HTML: (Hyper-Text Markup Language) This is the computer language used to create Web pages. With HTML, web creators can ensure that a user's web browser will correctly display web pages as they have been designed.


IMAP clients: (Internet Message Access Protocol) A software protocol used to access e-mail messages on your computer without having to download them from a server or view them online.

Information Alert:
UTS uses Information Alerts to communicate messages that are not a part of change management, scheduled maintenance or outages. This includes information about virus patches or other non-critical announcements.

Internal (or Private) View: This is the information available only to designated UTS and Division of IT staff along with network managers. Network managers will have “read-only” rights; This information can and should include the technical and specific information about the message, if applicable.

Internet Email: This is the email delivered or sent outside the University email system. For example, mail coming to you from @yahoo.com or when you send a message to @gmail.com is Internet Email.

IP Address:
A code made up of numbers separated by three dots that identifies a particular computer on the Internet.

IPSec: Internet Protocol Security (IPsec) is a protocol suite for securing Internet Protocol (IP) communications by authenticating and encrypting each IP packet of a data stream.


Key File: (read Encryption before proceding) A special type of file that can be used in the process of encryption or decryption. Key files are createdas a pair of files: a "public key file", and a "private key file". The public key file is used to encrypt data, which can then only bedecrypted using the matching private key file. Even the same public key that was used to encrypt the data cannot be used to decrypt it. Because of this, the public key can be shared openly and used an unlimited number of times without revealing any previously encrypted data.


LAN: (Local Area Network) The computer network that covers most of the USC Columbia campus

(Lightweight Directory Access Protocol) This system is used within USC to gain access to many electronic resources. This is also used to locate people, organizations, and other resources in an Internet directory or intranet directory.

Local User Cache: An offline copy of the network filing system.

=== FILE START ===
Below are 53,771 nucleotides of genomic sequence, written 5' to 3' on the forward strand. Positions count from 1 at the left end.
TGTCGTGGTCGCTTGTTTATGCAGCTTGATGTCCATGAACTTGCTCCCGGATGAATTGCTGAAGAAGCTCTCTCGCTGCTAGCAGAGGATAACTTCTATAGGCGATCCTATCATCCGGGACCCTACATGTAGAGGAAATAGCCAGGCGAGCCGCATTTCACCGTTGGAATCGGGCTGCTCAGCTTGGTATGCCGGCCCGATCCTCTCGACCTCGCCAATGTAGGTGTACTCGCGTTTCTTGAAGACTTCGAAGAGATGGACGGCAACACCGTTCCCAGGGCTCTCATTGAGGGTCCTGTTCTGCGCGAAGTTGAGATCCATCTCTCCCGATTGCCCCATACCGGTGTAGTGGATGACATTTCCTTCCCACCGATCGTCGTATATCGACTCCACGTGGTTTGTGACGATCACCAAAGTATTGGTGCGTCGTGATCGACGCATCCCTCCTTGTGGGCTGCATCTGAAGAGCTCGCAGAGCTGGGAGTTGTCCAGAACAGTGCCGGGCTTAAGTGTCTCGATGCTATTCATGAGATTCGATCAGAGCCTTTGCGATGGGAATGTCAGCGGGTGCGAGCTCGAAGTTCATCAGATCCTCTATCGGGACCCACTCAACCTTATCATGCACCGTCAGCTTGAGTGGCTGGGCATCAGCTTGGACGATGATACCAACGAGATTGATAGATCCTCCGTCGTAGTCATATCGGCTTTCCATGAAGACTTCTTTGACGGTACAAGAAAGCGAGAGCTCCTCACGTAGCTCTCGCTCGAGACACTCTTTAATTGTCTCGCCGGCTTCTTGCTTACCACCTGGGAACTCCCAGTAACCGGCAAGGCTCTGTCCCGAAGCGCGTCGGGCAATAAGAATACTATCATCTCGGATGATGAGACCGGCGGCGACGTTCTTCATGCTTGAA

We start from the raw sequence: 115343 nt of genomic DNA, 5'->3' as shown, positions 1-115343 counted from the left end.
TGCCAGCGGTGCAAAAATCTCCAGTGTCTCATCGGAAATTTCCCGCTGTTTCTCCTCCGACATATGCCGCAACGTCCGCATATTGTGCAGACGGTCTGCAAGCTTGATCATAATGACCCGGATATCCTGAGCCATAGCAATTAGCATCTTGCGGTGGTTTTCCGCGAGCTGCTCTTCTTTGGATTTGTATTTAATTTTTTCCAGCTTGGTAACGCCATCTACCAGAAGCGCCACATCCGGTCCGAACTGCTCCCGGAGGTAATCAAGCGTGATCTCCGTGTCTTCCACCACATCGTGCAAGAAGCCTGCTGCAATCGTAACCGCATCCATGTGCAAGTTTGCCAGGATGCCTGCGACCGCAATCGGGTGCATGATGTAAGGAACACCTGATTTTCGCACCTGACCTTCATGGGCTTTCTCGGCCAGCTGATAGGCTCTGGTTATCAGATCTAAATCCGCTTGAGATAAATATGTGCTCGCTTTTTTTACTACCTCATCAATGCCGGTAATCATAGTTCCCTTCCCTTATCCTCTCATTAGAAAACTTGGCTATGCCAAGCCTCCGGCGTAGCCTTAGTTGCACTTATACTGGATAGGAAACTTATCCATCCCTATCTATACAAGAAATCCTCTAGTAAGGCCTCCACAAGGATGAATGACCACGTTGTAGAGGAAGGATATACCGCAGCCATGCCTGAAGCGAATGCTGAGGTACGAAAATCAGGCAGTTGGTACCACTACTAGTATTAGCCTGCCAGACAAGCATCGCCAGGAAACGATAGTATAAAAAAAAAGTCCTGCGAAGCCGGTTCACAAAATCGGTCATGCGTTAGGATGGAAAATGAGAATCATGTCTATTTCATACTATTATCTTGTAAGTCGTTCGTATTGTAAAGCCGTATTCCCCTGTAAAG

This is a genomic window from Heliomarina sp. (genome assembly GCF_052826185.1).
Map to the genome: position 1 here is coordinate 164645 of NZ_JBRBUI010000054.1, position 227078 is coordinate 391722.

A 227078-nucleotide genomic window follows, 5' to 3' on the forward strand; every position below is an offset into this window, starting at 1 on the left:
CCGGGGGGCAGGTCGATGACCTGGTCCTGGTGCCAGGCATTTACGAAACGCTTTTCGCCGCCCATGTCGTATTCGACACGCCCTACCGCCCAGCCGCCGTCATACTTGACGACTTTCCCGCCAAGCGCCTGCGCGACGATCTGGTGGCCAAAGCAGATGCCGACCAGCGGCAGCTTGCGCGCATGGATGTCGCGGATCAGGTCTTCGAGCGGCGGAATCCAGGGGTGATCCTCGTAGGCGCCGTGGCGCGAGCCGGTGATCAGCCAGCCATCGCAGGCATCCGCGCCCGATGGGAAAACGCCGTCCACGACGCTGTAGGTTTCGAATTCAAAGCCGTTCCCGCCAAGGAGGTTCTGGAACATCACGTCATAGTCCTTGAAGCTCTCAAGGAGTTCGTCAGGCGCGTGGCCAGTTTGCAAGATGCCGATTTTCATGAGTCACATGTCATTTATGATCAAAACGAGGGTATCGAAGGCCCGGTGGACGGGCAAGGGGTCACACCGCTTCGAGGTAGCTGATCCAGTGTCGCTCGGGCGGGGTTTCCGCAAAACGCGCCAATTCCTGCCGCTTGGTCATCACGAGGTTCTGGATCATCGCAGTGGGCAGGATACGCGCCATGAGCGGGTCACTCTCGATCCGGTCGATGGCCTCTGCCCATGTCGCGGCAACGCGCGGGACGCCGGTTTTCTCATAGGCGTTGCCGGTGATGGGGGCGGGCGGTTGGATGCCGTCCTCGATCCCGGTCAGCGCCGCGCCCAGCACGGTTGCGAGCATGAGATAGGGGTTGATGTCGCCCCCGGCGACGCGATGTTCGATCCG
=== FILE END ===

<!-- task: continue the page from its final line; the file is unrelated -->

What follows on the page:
Mainframe: The backbone of the University infrastructure that allows select users to access multiple systems within USC.

Malware: (short form of "malicious software") Any type of program that is created with the intent to cause damage, steal data, or abuse computer system resources. Malware can be classified into several categories: virus, worm, trojan horse, bot, adware, and spyware (all defined in this glossary).

Mbps: (Megabytes per second) Measures network and computer speeds.

Millennium: A system used by the University to manage donations. This system is used primarily within University Advancement. (Note: Millennium is also used in within the University Libraries but is a separate application from University Advancement).

MPLS: (Multi-Protocol Label Switching) Technology that enables customers to connect with each other and provides more efficient, speedier communication

MTA: (Mailk Transfer Agent) A specialized server program that delivers/transports e-mail messages between machines on the network.

MUA: (Mail User Agent) A program which enables the user to read, compose, reply to, dispose of, or otherwise process e-mail messages


Name Server: A computer server that is dedicated to translating domain names into IP addresses. This makes it possible for a user to access a website by typing in the domain name of a website (www.yahoo.com) instead of the website's actual IP address. (See DNS)

Network router: A computer networking device that forwards data (signals or transmissions) toward their destinations.

Novell Netware: NetWare is a network operating system developed by Novell, Inc. It is used within the University of South Carolina in many departments on campus.


Outage: University Technology Services communicates network changes or disruptions by posting an Outage message to the IT Connection at: http://itc.sc.edu. At IT Connection you can also sign up to receive outage messages as emails, which can be sent to you as soon as an Outage has been posted.


Password or Passphrase: A string of letters, numbers, and other symbols used to secure access to computers, data, and systems, or to encrypt data. A password/passphrase is considered to be "weak" if it is short (less than 8 characters) or is a dictionary word. This is because such weak passwords are easier to figure out. Computer criminals may use specially crafted "password-guessing" programs that can guess weak passwords. A "strong" password will be at least 8 characters in length, and contain upper and lower case letters, numbers, and/or symbols.